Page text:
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Emotional well-being refers to the emotional quality of an individual's experiences.[1] Emotional well-being is influenced by a variety of psychological, demographic, economic, and situational factors. For example, the onset of the COVID-19 outbreak lowered emotional well-being by 74% in China according to one study.[2] Multiple factors may interact[3]

The implications of decreased emotional well-being are related to mental health concerns such as stress, depression, and anxiety. These in turn, contribute to physical health concerns such as digestive disorders, sleep disturbances, and general lack of energy.[4] The profile of a person prone to emotional distress is likely someone with low self-esteem, pessimistic, emotionally sensitive, very self-critical…, people who need to constantly assert themselves through their emotions. They also tend to be timid, overly worried about the future, and focused on the past. As Dr. Marisa Navarro says in her book La Medicina Emocional (Emotional Medicine), "no one is safe from suffering this emotional state. It is a very serious problem that can result in constant states of anger, sadness, worry and even anxiety or depression[5]".

On the positive side, enhanced emotional well-being is seen to contribute to upward spirals in increasing coping ability,[6] self-esteem, performance and productivity at work, and even longevity.[7] Thoughts determine our feelings, and thoughts are nothing more than firings of neurons. And those feelings that our thoughts generate make our body release extremely addicting substances like adrenaline and cortisol. Like with any other addiction, the need to continually feed off these addicting substances tends to make the body think and feel in a certain way. When someone decides to disengage from these emotional addictions, they have to learn to think differently.[8]

The connection between the mind and the body is so strong that mental and physical states feed into each other in both a positive and negative way. Feelings depend on thoughts and both determine attitudes and actions. This is the first thing that children would have to learn at a young age in order to learn that they can take the reins of their lives. And their feelings would not depend on what is happening around them, but rather their interpretation about what is happening.[9]

Emotional well-being is also one of two aspects of personal well-being that can be measured in quantitative quality of life assessments, the other being 'life evaluation', the evaluation of one's life in general against a scale.[10] It is a term receiving attention from many groups, from new-age therapists to management consultants, from outdoor recreation enthusiasts to carers for the elderly. It is also of interest to many parents, youth workers, school teachers, anti-bullying campaigners, and those thinking about retirement, as well as to psychologists and other health professionals.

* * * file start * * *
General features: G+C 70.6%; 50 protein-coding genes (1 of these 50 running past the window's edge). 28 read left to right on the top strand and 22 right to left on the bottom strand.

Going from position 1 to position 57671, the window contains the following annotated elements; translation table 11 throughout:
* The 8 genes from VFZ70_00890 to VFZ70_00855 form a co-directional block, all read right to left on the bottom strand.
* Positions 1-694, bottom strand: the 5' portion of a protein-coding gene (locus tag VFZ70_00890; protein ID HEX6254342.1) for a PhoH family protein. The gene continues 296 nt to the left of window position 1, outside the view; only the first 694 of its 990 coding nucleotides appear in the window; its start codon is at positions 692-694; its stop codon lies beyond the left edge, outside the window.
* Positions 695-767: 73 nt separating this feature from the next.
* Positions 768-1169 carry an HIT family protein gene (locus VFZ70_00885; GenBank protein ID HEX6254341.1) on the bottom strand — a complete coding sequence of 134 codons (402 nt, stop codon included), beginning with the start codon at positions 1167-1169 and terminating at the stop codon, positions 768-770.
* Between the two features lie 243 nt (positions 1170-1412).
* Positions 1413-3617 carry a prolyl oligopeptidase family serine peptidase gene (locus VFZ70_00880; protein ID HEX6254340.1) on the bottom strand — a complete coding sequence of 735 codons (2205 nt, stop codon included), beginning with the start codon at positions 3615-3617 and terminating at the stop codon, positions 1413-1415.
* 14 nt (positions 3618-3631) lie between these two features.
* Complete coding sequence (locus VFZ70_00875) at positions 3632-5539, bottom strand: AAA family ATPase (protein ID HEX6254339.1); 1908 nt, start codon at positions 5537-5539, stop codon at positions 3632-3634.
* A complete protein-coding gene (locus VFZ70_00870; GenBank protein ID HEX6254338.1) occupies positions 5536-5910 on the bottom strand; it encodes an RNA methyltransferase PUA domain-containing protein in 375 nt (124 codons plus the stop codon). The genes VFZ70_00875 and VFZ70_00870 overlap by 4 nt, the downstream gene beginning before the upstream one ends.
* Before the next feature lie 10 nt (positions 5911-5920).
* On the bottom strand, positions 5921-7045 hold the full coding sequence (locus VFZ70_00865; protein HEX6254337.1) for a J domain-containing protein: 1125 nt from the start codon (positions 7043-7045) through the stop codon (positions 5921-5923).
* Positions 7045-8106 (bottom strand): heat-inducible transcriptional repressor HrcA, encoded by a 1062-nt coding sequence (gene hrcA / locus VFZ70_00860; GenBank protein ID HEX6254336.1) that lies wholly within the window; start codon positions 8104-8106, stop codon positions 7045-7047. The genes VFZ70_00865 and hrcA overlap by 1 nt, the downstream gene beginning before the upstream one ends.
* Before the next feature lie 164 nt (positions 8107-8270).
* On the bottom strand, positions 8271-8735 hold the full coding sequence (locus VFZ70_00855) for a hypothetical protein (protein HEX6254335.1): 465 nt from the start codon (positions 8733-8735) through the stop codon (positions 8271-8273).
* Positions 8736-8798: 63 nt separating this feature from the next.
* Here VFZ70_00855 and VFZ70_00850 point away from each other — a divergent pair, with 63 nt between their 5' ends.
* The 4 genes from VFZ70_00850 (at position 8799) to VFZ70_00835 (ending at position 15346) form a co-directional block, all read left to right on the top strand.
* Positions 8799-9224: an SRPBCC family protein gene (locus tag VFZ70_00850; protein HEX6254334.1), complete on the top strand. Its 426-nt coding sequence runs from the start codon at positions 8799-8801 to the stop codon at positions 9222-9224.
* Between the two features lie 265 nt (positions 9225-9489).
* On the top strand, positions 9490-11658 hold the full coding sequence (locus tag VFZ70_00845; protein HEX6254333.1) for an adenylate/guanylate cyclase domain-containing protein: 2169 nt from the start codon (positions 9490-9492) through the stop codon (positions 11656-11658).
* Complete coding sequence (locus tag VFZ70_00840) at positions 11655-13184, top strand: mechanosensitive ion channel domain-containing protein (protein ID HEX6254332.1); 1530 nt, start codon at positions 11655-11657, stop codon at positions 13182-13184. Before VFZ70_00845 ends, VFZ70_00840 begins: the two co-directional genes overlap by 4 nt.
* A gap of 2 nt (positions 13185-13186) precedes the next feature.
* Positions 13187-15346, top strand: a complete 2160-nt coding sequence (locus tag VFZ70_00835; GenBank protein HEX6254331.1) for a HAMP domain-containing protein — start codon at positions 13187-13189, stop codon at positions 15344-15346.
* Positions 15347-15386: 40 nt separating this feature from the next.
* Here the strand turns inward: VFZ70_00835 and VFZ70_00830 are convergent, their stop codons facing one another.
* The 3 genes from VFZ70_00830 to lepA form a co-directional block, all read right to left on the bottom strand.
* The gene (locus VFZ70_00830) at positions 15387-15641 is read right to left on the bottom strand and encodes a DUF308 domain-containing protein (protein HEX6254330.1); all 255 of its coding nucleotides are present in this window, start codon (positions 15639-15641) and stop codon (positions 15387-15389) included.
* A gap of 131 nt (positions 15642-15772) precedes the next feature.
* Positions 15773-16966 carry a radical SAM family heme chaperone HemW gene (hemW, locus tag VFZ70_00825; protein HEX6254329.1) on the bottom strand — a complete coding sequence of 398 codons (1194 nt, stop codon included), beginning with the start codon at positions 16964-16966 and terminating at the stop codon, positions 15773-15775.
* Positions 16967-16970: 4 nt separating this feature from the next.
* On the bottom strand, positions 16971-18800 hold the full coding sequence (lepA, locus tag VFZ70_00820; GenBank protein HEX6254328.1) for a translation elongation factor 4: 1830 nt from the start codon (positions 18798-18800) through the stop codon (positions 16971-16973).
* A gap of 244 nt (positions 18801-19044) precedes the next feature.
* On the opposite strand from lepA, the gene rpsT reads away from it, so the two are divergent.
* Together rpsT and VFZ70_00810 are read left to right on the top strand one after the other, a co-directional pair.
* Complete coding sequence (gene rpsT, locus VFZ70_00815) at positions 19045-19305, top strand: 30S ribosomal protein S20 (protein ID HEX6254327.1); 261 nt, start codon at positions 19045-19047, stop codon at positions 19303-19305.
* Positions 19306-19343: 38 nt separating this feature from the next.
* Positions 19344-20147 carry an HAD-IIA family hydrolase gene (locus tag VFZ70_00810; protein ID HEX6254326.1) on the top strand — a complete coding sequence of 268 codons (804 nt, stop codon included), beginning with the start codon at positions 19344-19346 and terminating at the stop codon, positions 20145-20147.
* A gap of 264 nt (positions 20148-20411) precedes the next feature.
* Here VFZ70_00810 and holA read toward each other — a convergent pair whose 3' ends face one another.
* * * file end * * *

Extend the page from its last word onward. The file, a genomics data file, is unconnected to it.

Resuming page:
Good emotional health leads to better physical health, prevents diseases, and makes it possible to enjoy life and be happier. In this way one can become a "medicine person" through mirror neurons, those that lead to empathy and fire to imitate the emotions of others. Mirror neurons are what make people feel good when they are with someone who is positive, cheerful, and motivational. At the other extreme are the so-called "toxic people", who make others around them feel bad.[11]

The Surgeon General of the United States made emotional well-being one of his priorities in 2012[12] and spoke about its importance at the Aspen Ideas Festival 2016.[13]

See also

References

  1. ^ Kahneman, Daniel; Deaton, Angus (2010-09-21). "High income improves evaluation of life but not emotional well-being". Proceedings of the National Academy of Sciences. 107 (38): 16489–16493. Bibcode:2010PNAS..10716489K. doi:10.1073/pnas.1011492107. ISSN 0027-8424. PMC 2944762. PMID 20823223.
  2. ^ Yang, Haiyang; Ma, Jingjing (2020-07-01). "How an Epidemic Outbreak Impacts Happiness: Factors that Worsen (vs. Protect) Emotional Well-being during the Coronavirus Pandemic". Psychiatry Research. 289: 113045. doi:10.1016/j.psychres.2020.113045. ISSN 0165-1781. PMC 7190485.
  3. ^ Yang, Haiyang; Ma, Jingjing (2021-06-01). "Relationship between wealth and emotional well-being before, during, versus after a nationwide disease outbreak: a large-scale investigation of disparities in psychological vulnerability across COVID-19 pandemic phases in China". BMJ Open. 11 (6): e044262. doi:10.1136/bmjopen-2020-044262. ISSN 2044-6055. PMC 8184351. PMID 34088706.
  4. ^ "Emotional Well Being & Mental Health". Harvard Health Publications: Harvard medical School. Harvard University. Retrieved 16 December 2010.
  5. ^ La Medicina Emocional (Emotional Medicine).
  6. ^ Fredrickson, Barbara L; Thomas Joiner (March 2002). "Positive Emotions Trigger Upward Spirals Toward Emotional Well-Being". Psychological Science. 13 (2): 172–175. doi:10.1111/1467-9280.00431. PMID 11934003. S2CID 9926422.
  7. ^ "Tis more blessed to give than to receive? Groundbreaking new outcomes research altruistic emotions and helping behavior". EMPOWERING CAREGIVERS. Archived from the original on 4 March 2016. Retrieved 16 December 2010.
  8. ^ "News 3 Edad".
  9. ^ "Ser Padres (Bullying)".
  10. ^ Kahneman, Daniel; Angus Deaton (September 2010). "High income improves evaluation of life but not emotional well-being". PNAS. 107 (38): 16489–16493. Bibcode:2010PNAS..10716489K. doi:10.1073/pnas.1011492107. PMC 2944762. PMID 20823223.
  11. ^ "Infosalus (Toxic Person)". 2016-05-07.
  12. ^ "The Surgeon General's Priorities". 2012-02-27.
  13. ^ "Surgeon General Vivek Murthy on the importance of emotional well-being".